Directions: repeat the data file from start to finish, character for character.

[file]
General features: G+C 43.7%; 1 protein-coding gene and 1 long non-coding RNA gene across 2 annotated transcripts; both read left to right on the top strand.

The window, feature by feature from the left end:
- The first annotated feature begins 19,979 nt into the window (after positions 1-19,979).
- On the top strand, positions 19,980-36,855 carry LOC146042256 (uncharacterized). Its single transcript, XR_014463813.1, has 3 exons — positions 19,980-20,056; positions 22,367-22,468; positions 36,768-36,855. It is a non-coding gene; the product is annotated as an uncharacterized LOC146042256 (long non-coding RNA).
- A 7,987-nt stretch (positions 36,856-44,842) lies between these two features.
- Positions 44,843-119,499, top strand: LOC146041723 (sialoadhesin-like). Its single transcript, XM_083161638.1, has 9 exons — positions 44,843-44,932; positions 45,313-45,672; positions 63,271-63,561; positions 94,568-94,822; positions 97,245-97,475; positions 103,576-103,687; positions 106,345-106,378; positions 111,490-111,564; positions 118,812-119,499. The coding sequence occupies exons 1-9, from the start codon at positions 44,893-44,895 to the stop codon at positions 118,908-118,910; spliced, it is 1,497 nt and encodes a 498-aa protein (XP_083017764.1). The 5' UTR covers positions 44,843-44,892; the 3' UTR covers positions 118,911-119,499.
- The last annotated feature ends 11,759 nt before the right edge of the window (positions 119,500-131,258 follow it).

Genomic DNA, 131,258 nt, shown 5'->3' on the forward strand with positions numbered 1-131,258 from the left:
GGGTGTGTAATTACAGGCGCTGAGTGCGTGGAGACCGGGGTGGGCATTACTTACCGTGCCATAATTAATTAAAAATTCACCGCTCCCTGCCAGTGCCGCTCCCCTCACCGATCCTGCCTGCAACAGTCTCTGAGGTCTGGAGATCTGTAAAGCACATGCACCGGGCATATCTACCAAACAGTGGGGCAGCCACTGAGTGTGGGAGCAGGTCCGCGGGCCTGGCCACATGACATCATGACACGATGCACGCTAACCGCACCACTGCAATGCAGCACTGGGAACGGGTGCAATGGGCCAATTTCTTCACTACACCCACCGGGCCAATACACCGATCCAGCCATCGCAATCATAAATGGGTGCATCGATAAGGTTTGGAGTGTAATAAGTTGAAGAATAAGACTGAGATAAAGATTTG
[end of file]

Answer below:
General features: G+C 43.7%; 1 protein-coding gene and 1 long non-coding RNA gene across 2 annotated transcripts; both read left to right on the top strand.

The window, feature by feature from the left end:
- The first annotated feature begins 19,979 nt into the window (after positions 1-19,979).
- On the top strand, positions 19,980-36,855 carry LOC146042256 (uncharacterized). Its single transcript, XR_014463813.1, has 3 exons — positions 19,980-20,056; positions 22,367-22,468; positions 36,768-36,855. It is a non-coding gene; the product is annotated as an uncharacterized LOC146042256 (long non-coding RNA).
- A 7,987-nt stretch (positions 36,856-44,842) lies between these two features.
- Positions 44,843-119,499, top strand: LOC146041723 (sialoadhesin-like). Its single transcript, XM_083161638.1, has 9 exons — positions 44,843-44,932; positions 45,313-45,672; positions 63,271-63,561; positions 94,568-94,822; positions 97,245-97,475; positions 103,576-103,687; positions 106,345-106,378; positions 111,490-111,564; positions 118,812-119,499. The coding sequence occupies exons 1-9, from the start codon at positions 44,893-44,895 to the stop codon at positions 118,908-118,910; spliced, it is 1,497 nt and encodes a 498-aa protein (XP_083017764.1). The 5' UTR covers positions 44,843-44,892; the 3' UTR covers positions 118,911-119,499.
- The last annotated feature ends 11,759 nt before the right edge of the window (positions 119,500-131,258 follow it).

Genomic DNA, 131,258 nt, shown 5'->3' on the forward strand with positions numbered 1-131,258 from the left:
GGGTGTGTAATTACAGGCGCTGAGTGCGTGGAGACCGGGGTGGGCATTACTTACCGTGCCATAATTAATTAAAAATTCACCGCTCCCTGCCAGTGCCGCTCCCCTCACCGATCCTGCCTGCAACAGTCTCTGAGGTCTGGAGATCTGTAAAGCACATGCACCGGGCATATCTACCAAACAGTGGGGCAGCCACTGAGTGTGGGAGCAGGTCCGCGGGCCTGGCCACATGACATCATGACACGATGCACGCTAACCGCACCACTGCAATGCAGCACTGGGAACGGGTGCAATGGGCCAATTTCTTCACTACACCCACCGGGCCAATACACCGATCCAGCCATCGCAATCATAAATGGGTGCATCGATAAGGTTTGGAGTGTAATAAGTTGAAGAATAAGACTGAGATAAAGATTTG